A country of Asia on an archipelago off the northeast coast of the mainland. Traditionally settled c. 660 B.C., Japan's written history began in the 5th century A.D. During the feudal period (12th-19th century) real power was held by the shoguns, whose dominance was finally ended by the restoration of the emperor Mutsuhito in 1868. Feudalism was abolished, and the country was opened to Western trade and industrial technology. Expansionist policies led to Japan's participation in World War II, which ended after atomic bombs were dropped on Hiroshima and Nagasaki (August 1945). Today the country is highly industrialized and noted for its advanced technology. Tokyo is the capital and the largest city. Population: 127,000,000. Word History:
Stamp collectors know that Nihon
on Japanese stamps mean “Japan”; what they probably don't know is that Nihon, Nippon,
are all ultimately the same word. In the early part of the Chinese Tang dynasty—in A.D.
670, to be precise—Japanese scholars who had studied Chinese created a new name for their country using the Chinese phrase for “origin of the sun, sunrise,” because Japan is located east of China. In the Chinese of the time (called Middle Chinese), the phrase was nzyet-pwun.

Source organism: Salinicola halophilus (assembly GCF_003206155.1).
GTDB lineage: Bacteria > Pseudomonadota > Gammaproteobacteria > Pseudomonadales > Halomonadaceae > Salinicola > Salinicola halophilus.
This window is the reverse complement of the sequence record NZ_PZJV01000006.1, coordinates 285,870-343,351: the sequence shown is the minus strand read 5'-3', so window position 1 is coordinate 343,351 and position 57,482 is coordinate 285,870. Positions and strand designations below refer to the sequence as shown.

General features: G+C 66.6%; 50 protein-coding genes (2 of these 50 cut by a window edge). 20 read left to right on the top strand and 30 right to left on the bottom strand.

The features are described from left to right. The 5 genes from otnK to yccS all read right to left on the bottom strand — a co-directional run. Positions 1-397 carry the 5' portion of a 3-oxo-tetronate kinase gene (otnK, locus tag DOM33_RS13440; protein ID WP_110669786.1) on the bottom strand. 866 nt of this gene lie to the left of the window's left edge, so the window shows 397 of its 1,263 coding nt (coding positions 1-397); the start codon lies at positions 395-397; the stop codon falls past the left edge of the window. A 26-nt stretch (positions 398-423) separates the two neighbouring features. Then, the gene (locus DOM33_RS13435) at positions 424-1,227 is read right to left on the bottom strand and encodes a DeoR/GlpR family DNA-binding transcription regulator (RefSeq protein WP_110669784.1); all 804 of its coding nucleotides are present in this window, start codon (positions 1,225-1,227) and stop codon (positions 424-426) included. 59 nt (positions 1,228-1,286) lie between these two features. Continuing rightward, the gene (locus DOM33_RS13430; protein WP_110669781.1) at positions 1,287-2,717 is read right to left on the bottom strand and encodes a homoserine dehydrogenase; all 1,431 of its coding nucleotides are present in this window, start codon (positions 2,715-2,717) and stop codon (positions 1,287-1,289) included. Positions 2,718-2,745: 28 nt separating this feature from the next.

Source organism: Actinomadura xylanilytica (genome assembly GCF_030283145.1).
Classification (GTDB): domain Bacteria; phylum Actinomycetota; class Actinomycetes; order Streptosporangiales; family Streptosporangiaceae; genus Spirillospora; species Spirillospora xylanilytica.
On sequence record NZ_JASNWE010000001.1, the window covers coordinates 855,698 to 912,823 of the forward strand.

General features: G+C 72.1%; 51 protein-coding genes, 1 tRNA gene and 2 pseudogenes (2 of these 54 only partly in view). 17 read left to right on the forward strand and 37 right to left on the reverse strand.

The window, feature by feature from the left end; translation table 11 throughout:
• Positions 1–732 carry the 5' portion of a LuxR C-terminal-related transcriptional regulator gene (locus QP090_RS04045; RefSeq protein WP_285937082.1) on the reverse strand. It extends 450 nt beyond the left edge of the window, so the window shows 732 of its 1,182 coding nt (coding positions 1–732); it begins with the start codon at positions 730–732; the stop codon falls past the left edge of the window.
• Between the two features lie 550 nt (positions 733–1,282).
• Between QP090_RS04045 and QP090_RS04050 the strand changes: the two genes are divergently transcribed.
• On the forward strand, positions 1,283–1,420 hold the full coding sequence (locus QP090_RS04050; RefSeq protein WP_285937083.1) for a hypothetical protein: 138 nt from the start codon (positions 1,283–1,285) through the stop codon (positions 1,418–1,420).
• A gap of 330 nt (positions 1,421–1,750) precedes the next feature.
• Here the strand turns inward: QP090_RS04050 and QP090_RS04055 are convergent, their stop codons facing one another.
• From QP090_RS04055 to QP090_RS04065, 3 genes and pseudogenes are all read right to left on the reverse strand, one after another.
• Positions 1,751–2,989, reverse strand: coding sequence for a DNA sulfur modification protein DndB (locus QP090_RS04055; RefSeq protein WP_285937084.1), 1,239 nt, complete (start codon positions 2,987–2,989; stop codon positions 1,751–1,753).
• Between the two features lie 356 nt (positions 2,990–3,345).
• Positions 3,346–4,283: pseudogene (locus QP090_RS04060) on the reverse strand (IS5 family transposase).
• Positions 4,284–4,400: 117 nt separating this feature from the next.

To this the scholars added the Chinese suffix -kwuk,
“country,” yielding a compound nzyet-pwun-kwuk,
“sun-origin-country, land of the rising sun.” The consonant clusters in the word were not pronounceable in Old Japanese, so the form was simplified to Nip-pon-gu
the latter developing by regular sound change to Ni-hon-gu.
The forms Nippon
of today are the same as these, minus the “country” suffix. Interestingly, the Chinese themselves took to calling Japan by the name that the Japanese had invented, and it is from the Chinese version of the name that English Japan
is ultimately derived. In Mandarin Chinese, one of the forms of Chinese to develop from Middle Chinese, the phrase evolved to Rìběnguó,
an early form of which was recorded by Marco Polo as Chipangu,
which he would have pronounced as (chĭ-pän-go͞o) or (shĭ-pän-go͞o). The early Mandarin word was borrowed into Malay as Japang,
which was encountered by Portuguese traders in Moluccas in the 16th century. These traders may have been the ones to bring the word to Europe; it is first recorded in English in 1577, spelled Giapan.
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